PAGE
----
Poinsettias are native to Central America, most specifically in the southern Mexican area of “Tasco del Alarcon” where the plants bloom in the North winter months.
Joel Roberts Poinsett was the first ambassador to travel from United States to Mexico in 1825 and brought the plants back home. Poinsett, who lived in Greenville, South Carolina, was also fond of greenhouses, therefore while visiting the “Tasco del Alarcon” area in 1828, he developed and interest in the indigenous winter flowers. Poinsett right away sent some of the plants to his plantation, and upon his arrival back he began growing the plants and then giving them to friends and close by botanical gardens. In addition to bring the poinsettia to United States, he also fund the famed Smithsonian Institute.
Poinsett’s true passion within the scientific field was botany, and he excelled at it (Although he studied medicine). John Bartram of Philadelphia was a recipient of Poinsett’s poinsettia and he passed it to Robert Buist, a Pennsylvania nurseryman. Buist is credited, as being the first to produce and sell the plant, however under it’s botanical name, Euphorbia pulcherrima. The plant did not gain its more popular name of poinsettia until 1836, when the origin of its journey into the U.S through Poinsett was known.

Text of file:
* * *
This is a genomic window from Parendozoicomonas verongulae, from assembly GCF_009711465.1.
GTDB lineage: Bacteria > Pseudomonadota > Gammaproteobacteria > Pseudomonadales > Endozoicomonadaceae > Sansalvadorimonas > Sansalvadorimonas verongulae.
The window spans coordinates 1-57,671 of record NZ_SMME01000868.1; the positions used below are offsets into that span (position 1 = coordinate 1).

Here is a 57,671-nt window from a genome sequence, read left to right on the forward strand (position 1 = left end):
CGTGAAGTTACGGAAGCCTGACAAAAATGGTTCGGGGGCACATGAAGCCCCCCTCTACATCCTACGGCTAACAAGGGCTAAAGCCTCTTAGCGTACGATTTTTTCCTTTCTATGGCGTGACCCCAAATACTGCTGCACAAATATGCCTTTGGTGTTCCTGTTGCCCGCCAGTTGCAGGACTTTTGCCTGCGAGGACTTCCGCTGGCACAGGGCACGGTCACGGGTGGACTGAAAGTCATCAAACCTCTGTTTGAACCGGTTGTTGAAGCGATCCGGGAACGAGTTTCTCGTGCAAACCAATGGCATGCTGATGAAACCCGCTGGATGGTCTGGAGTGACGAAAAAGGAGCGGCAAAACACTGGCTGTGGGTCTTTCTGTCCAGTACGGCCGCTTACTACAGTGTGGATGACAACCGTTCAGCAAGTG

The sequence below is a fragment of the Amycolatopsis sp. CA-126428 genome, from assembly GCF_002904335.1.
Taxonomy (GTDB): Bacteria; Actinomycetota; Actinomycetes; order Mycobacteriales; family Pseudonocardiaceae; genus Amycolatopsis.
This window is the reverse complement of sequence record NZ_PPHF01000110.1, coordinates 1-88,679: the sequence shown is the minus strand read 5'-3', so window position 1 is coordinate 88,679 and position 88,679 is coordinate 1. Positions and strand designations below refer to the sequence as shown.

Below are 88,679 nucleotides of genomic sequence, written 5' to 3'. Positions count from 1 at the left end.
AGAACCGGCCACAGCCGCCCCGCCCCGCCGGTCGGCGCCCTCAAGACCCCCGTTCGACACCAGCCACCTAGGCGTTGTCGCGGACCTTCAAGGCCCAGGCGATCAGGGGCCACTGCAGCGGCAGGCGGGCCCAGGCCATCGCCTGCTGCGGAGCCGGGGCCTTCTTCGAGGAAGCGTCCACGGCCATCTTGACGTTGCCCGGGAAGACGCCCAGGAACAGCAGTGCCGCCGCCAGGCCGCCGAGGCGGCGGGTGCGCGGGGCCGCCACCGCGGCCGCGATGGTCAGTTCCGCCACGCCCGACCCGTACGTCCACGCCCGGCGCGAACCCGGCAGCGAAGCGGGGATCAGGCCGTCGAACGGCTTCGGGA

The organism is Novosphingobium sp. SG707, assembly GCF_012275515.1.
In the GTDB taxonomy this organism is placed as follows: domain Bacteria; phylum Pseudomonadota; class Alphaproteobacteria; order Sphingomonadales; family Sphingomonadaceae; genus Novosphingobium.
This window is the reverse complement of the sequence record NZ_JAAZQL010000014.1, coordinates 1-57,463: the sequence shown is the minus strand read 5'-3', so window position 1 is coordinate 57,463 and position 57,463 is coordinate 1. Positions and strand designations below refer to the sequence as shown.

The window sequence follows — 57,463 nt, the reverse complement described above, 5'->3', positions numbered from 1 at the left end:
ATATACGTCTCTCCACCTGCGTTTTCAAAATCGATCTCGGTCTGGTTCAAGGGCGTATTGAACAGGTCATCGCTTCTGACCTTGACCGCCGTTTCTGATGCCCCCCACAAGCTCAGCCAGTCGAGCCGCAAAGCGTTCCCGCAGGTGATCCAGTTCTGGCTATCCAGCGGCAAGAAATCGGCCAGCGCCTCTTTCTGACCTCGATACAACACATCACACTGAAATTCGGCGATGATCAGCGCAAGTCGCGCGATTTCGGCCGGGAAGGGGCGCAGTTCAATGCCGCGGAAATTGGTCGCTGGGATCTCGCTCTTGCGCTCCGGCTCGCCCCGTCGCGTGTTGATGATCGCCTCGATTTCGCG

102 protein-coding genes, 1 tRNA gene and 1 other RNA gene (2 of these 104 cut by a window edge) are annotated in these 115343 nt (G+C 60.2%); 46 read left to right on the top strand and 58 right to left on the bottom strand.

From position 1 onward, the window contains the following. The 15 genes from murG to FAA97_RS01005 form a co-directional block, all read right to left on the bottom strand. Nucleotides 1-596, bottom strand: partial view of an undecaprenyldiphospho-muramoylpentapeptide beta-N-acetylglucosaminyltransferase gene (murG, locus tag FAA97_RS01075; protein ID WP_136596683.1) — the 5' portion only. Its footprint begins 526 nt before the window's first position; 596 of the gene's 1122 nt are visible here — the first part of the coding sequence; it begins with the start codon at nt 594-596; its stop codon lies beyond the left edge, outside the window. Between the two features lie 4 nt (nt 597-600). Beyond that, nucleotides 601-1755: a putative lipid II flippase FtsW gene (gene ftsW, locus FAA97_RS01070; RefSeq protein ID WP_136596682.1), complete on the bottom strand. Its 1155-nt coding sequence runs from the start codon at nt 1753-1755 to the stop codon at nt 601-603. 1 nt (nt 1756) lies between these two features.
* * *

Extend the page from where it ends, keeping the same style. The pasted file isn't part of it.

But the relation from poinssetias with Christmas actually comes from Mexico. Poinsettias became a Christmas tradition due to a Mexican legend about a young girl name Pepita. Pepita was a Mexican girl who could not afford to buy a present for the Christ Child at the annual Christmas Eve mass. Pepita was saddened by her lack of a gift, however her cousin Pedro consoled her saying, “I am sure, Pepita, that even the most humble gift, if given in love, will be acceptable in His eyes.” Pepita decided to kneel on the roadside and collect common plants; in the hopes they appeared to be a bouquet of flowers.
Despite her effort Pepita was ashamed by her humble offering, but as she placed the simple plants with flowers at the foot of the nativity scene they burst into blooms of brilliant red, and all who saw them were certain that they had witnessed a Christmas miracle right before their eyes. From this Christmas on, poinsettias became known as Flores de Noche Buena, or Flowers of the Holy Night, for they flower each year during the Christmas season and thus, the deep connection between Christmas and poinsettias was set.